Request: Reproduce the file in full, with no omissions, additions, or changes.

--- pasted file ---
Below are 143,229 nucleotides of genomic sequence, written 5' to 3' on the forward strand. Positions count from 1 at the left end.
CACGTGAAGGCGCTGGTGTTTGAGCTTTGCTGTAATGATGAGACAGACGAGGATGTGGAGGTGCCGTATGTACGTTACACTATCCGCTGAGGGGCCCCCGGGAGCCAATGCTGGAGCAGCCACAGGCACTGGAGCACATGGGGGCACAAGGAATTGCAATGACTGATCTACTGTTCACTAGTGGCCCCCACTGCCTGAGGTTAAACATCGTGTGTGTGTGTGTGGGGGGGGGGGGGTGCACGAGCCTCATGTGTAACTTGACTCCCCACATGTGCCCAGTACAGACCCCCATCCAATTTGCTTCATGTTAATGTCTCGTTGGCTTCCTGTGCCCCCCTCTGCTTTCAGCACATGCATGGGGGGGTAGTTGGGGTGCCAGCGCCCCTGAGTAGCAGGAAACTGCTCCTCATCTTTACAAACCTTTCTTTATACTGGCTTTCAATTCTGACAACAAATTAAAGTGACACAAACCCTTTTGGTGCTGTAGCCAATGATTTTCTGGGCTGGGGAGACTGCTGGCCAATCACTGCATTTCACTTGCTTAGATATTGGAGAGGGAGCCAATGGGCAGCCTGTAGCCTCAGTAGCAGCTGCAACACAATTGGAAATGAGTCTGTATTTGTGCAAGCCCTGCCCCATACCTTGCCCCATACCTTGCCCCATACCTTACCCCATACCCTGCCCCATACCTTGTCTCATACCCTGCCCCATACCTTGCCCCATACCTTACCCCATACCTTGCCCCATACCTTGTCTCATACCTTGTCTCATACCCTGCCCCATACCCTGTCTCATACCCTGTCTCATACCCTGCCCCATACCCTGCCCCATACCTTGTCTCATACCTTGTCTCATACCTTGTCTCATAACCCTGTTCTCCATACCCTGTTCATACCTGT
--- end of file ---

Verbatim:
Below are 143,229 nucleotides of genomic sequence, written 5' to 3' on the forward strand. Positions count from 1 at the left end.
CACGTGAAGGCGCTGGTGTTTGAGCTTTGCTGTAATGATGAGACAGACGAGGATGTGGAGGTGCCGTATGTACGTTACACTATCCGCTGAGGGGCCCCCGGGAGCCAATGCTGGAGCAGCCACAGGCACTGGAGCACATGGGGGCACAAGGAATTGCAATGACTGATCTACTGTTCACTAGTGGCCCCCACTGCCTGAGGTTAAACATCGTGTGTGTGTGTGTGGGGGGGGGGGGGTGCACGAGCCTCATGTGTAACTTGACTCCCCACATGTGCCCAGTACAGACCCCCATCCAATTTGCTTCATGTTAATGTCTCGTTGGCTTCCTGTGCCCCCCTCTGCTTTCAGCACATGCATGGGGGGGTAGTTGGGGTGCCAGCGCCCCTGAGTAGCAGGAAACTGCTCCTCATCTTTACAAACCTTTCTTTATACTGGCTTTCAATTCTGACAACAAATTAAAGTGACACAAACCCTTTTGGTGCTGTAGCCAATGATTTTCTGGGCTGGGGAGACTGCTGGCCAATCACTGCATTTCACTTGCTTAGATATTGGAGAGGGAGCCAATGGGCAGCCTGTAGCCTCAGTAGCAGCTGCAACACAATTGGAAATGAGTCTGTATTTGTGCAAGCCCTGCCCCATACCTTGCCCCATACCTTGCCCCATACCTTACCCCATACCCTGCCCCATACCTTGTCTCATACCCTGCCCCATACCTTGCCCCATACCTTACCCCATACCTTGCCCCATACCTTGTCTCATACCTTGTCTCATACCCTGCCCCATACCCTGTCTCATACCCTGTCTCATACCCTGCCCCATACCCTGCCCCATACCTTGTCTCATACCTTGTCTCATACCTTGTCTCATAACCCTGTTCTCCATACCCTGTTCATACCTGT